Wednesday, August 12, 2015
Most of our vacation rentals have been in the U.S., most recently in Block Island where everything always goes smoothly—no snafus, no unpleasant surprises. Not the case in Italy.
We wanted a base in Tuscany and chose Fiesole, which is close to Florence and a good base for exploring the Tuscan hill towns. We wanted a hilltop villa with a wonderful view of the Tuscan hills. We hadn’t considered that if the villa is on the top of a hill getting there just might be a challenge. Actually it was a nightmare. In order to drive into town from our hilltop house we had to make our way through through a maze of incredibly narrow—albeit incredibly picturesque—streets. We finally learned how to navigate the streets but not before doing some serious damage to our rental car. Moral of the story: if you are staying in a hill town, ask questions about driving conditions to the rental property, and if you are dealing with a situation like ours, by all means rent the smallest car you are comfortable with.
One problem with rental properties is that often you do not know what questions to ask. It never occurred to me to ask if there was a landline. When we got to the house, we looked around for a phone, and when we saw none in sight, I realized it was a good thing I brought my cell phone. If I had known there was no landline, I would have bought a European cell phone plan and would have avoided an astronomical cell phone bill.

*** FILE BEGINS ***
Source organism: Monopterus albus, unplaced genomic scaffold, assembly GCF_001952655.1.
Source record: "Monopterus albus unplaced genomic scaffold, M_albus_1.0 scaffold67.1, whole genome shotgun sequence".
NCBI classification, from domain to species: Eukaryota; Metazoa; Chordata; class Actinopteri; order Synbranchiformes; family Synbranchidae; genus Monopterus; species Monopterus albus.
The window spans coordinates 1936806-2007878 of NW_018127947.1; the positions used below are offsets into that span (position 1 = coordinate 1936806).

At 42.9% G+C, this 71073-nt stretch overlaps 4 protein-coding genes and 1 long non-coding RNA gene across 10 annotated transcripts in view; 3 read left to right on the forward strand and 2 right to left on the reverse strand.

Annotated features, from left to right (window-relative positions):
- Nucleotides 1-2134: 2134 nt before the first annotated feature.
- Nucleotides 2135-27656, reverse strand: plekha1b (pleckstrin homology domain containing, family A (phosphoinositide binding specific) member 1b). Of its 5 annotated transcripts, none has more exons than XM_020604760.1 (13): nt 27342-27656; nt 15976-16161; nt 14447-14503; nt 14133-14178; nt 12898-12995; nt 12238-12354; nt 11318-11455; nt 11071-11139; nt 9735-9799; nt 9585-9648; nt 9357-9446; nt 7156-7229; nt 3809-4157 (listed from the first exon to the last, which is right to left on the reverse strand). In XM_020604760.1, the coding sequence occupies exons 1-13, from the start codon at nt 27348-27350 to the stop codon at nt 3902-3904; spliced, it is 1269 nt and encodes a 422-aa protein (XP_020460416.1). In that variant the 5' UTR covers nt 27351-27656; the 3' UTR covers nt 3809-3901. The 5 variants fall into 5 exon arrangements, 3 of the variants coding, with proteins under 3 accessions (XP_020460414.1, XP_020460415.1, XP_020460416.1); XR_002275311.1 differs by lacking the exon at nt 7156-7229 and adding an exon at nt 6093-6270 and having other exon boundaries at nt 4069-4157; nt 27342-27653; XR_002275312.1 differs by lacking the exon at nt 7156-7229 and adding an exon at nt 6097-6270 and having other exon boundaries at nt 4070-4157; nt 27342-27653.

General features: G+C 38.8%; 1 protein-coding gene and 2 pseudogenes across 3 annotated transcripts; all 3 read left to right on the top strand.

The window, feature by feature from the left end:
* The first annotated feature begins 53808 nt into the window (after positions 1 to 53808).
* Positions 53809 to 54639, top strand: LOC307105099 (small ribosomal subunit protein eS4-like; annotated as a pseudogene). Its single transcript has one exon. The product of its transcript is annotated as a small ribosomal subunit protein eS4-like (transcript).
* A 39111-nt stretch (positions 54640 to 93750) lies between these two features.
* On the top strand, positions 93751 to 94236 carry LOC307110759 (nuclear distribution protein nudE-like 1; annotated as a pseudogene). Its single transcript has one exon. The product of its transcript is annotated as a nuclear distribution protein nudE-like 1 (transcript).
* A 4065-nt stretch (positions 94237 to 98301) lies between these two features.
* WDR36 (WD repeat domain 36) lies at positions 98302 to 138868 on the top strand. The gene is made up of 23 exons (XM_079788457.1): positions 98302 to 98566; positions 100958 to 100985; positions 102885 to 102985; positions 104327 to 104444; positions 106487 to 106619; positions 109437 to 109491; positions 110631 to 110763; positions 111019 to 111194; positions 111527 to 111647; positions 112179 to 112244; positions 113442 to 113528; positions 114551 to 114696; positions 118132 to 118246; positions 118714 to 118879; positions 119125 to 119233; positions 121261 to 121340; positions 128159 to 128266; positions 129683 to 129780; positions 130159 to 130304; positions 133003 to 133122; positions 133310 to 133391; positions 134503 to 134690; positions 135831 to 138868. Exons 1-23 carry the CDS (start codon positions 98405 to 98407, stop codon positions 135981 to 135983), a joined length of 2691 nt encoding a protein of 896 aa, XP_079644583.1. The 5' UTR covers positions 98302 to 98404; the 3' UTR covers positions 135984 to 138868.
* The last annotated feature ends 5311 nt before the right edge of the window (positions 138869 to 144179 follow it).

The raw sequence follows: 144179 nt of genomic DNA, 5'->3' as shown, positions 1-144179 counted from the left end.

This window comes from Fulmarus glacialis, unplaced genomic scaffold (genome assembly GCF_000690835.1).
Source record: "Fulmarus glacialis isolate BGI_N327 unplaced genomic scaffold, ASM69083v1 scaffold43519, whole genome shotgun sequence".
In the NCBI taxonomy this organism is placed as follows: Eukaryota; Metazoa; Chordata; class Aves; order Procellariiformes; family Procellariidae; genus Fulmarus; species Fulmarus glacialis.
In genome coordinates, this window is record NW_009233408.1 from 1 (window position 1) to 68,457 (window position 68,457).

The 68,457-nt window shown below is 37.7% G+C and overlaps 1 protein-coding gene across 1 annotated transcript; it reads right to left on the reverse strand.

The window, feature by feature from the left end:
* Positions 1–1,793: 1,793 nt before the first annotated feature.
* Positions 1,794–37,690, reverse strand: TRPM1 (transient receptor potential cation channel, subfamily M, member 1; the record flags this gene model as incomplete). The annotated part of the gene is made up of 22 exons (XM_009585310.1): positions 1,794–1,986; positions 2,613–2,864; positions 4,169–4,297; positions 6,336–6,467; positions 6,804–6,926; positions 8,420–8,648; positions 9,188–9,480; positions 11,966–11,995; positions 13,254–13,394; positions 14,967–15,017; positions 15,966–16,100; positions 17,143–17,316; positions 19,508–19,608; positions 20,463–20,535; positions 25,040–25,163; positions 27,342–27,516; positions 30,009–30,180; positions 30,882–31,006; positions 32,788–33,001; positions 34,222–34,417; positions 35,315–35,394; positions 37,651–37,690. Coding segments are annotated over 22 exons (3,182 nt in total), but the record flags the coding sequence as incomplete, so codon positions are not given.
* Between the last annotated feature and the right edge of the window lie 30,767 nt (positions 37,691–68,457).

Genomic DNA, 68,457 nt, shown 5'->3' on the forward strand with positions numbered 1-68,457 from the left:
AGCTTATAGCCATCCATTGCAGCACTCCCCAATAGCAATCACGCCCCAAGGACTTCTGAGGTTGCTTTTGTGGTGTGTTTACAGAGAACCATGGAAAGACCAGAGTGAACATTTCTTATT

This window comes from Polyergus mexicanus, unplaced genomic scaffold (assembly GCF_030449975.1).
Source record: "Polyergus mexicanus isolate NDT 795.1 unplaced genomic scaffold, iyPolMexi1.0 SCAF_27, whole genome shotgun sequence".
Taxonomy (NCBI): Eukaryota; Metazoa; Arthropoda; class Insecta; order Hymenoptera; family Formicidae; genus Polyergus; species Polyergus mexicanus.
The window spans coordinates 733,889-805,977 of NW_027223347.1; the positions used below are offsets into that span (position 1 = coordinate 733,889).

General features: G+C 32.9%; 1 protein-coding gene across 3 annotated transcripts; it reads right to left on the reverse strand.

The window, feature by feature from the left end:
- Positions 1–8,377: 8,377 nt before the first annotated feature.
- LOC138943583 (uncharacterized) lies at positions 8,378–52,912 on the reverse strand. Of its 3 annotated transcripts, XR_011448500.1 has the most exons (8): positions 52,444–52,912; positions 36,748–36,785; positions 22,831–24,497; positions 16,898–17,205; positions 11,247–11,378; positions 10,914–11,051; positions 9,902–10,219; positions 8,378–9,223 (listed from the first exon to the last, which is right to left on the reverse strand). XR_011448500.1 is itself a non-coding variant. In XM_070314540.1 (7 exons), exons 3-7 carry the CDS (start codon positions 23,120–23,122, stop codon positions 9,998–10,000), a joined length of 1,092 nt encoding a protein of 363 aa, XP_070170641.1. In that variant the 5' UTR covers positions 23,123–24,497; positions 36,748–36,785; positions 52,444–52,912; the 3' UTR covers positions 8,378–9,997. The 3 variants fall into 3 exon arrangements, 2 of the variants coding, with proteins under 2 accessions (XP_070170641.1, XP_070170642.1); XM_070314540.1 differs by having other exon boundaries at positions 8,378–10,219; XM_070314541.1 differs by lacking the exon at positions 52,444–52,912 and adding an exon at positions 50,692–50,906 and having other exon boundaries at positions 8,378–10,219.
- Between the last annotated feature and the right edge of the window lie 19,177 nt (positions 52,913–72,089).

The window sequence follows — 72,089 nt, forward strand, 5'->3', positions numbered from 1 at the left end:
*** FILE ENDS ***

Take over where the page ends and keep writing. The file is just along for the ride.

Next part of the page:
Also, ask questions about bathrooms. Since an old friend was joining us, we needed 2 bathrooms. We rented our house both because it had a view over the Tuscan hills and because it had 2 bathrooms. I assumed they would be adjacent to the bedrooms, but to my surprise, the second bathroom was in the basement down a steep flight of stairs. The Italians don’t share the American predilection for at least as many bathrooms as there are people sharing a dwelling, and it turned out to be difficult to find an affordable rental property with 2 bathrooms. Moral of the story: if you are renting a place with more than one bathroom, ask questions about its location. In Italian houses, second and third bathrooms are often recent additions, and can be in very inconvenient places.
But despite all this complaining, I love, love Italy. It’s worth putting up with a few inconveniences.